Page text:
The protected Florida homestead includes up to 160 acres of contiguous property. Consider a debtor who owns several parcels with separate legal descriptions. The parcels can be divided and sold separately. All the parcels are geographically touching, or contiguous. The debtor owns and resides in a house on just on of the several parcels. In that case, all of the debtor’s land is protected by his homestead exemption.
Last week a client described his ownership of a half acre lot on which he resided. In front of his house runs a street which is owned by his homeowners community. Across the street is a vacant lot adjoining a lake. The lake is owned by 10 people as tenants in common. Each of the ten owners is entitled to use the vacant lot for lake access only. The deed to the access lot provides that none of the owners can sell, assign, or encumber their 1/10 interest without also selling their home. The client wants to know if his interest in the lake access lot is protected as homestead.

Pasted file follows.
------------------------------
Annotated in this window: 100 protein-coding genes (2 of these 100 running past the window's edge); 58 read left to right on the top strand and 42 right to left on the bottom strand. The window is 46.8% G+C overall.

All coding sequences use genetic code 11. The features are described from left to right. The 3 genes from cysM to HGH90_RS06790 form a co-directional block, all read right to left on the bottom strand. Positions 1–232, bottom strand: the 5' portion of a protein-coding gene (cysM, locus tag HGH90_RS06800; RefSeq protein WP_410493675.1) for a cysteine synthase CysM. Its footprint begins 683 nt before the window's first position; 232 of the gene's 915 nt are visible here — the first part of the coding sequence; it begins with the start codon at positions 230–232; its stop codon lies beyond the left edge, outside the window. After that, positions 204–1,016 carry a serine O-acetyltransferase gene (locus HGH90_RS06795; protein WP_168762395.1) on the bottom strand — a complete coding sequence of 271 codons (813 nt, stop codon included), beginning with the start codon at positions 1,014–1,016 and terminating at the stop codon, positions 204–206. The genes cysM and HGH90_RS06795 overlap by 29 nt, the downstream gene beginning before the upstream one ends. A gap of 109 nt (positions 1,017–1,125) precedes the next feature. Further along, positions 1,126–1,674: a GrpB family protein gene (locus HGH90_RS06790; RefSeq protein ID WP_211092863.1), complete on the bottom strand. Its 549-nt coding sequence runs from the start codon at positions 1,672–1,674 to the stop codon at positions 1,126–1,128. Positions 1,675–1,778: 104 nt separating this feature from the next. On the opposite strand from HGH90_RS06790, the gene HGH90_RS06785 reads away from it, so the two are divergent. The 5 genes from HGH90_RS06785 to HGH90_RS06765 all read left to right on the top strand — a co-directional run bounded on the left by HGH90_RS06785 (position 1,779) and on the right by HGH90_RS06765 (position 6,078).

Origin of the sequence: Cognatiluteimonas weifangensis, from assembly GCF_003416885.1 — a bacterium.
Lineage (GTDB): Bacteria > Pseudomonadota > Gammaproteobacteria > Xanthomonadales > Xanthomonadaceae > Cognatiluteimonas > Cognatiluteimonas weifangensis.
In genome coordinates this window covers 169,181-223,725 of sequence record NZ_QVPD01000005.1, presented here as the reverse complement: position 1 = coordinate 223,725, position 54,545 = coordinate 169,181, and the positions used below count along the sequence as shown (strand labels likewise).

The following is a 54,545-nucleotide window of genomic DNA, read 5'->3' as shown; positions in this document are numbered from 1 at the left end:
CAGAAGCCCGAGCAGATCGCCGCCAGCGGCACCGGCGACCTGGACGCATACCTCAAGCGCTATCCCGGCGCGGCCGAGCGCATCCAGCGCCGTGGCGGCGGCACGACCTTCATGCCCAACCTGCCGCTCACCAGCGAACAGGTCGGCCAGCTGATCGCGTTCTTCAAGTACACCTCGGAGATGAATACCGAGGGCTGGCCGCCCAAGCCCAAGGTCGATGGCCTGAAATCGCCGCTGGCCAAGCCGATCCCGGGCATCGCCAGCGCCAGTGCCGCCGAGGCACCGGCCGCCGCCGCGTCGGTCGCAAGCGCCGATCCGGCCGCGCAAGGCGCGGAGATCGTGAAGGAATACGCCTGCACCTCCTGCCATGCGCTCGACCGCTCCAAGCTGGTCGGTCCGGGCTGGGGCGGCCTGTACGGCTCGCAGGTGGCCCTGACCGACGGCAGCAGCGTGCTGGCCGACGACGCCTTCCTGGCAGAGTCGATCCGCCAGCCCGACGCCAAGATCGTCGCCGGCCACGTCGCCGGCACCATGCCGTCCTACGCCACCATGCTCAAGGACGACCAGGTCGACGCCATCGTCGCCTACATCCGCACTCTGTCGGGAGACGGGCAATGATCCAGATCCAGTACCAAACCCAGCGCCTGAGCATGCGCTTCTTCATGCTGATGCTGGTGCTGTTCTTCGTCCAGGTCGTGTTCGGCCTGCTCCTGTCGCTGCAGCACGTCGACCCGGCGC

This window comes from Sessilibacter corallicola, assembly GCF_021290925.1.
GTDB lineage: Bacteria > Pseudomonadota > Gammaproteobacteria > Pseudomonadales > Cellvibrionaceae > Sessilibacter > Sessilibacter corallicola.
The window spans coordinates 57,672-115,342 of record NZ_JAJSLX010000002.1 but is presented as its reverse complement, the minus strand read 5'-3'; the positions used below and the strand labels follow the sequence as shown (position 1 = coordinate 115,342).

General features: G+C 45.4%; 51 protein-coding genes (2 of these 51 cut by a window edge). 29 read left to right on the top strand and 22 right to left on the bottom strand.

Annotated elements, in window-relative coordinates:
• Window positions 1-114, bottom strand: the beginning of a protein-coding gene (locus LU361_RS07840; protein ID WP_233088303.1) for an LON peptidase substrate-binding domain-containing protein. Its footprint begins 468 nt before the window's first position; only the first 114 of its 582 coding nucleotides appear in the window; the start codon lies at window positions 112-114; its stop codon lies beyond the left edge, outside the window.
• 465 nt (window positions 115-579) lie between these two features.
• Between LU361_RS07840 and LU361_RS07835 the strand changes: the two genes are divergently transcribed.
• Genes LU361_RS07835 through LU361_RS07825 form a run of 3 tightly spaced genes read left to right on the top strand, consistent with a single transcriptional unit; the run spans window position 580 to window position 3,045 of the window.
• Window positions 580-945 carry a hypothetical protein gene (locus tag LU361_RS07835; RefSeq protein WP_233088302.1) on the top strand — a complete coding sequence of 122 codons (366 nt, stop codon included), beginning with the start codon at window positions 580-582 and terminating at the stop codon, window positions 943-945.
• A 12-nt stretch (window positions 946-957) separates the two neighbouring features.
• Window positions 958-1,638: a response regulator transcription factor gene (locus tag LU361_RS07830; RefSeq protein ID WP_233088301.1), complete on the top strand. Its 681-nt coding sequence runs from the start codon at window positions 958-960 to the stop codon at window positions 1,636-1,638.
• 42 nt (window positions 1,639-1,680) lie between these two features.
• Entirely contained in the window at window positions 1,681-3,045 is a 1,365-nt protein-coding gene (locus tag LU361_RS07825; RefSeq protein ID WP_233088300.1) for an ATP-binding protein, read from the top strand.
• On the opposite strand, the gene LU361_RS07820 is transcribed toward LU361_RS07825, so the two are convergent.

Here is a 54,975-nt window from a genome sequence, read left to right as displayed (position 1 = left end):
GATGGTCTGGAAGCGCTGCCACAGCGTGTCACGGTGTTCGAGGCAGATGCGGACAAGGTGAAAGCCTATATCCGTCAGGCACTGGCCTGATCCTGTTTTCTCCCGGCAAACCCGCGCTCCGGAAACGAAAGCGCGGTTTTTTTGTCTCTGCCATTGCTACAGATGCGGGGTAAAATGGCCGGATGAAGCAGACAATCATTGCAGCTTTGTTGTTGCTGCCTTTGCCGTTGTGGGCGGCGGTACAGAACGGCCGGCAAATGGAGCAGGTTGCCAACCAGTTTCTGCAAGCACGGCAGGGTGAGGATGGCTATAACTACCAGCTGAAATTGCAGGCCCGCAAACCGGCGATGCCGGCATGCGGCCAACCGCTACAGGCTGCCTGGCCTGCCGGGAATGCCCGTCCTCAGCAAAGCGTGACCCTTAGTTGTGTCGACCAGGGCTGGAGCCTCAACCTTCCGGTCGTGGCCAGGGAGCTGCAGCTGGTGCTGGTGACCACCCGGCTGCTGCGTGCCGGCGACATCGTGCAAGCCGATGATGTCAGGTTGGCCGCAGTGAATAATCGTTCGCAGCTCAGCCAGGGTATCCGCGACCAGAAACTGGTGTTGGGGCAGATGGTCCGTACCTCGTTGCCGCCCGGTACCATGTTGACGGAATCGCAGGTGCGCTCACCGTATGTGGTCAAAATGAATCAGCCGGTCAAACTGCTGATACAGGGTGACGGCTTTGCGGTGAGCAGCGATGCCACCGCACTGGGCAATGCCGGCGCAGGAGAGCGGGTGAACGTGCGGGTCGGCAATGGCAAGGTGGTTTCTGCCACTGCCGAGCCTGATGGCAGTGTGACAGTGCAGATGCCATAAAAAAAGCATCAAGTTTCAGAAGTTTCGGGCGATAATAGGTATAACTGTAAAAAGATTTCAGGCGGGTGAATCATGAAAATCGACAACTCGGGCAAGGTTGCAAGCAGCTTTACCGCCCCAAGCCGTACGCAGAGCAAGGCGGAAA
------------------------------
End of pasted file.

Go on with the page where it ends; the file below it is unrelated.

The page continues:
This arrangement is unusual. In most cases such as this the HOA would own the lake access lot and each of the 10 homeowners would have an easement. In this arrangement, I do not believe the client’s 1/10 interest as tenants in common is exempt under his homestead protection because the access lot is not truly contiguous. However, a court could rule that it is “practically contingent.” Academically, I think his interest is protected because a creditor could not recover money from a levy on the debtor’s access interest. The 1/10 interest has no value to anyone other than one of the 10 homeowners.
Just to be sure, if the client sells this house he might include in the sales contract an allocation of a very small amount of the sales price to the lake access lot in the event a title company believed that a judgment lien attached to the separate lot. As a practical matter, the lake access interest is not protected as homestead but is protected by deed restriction.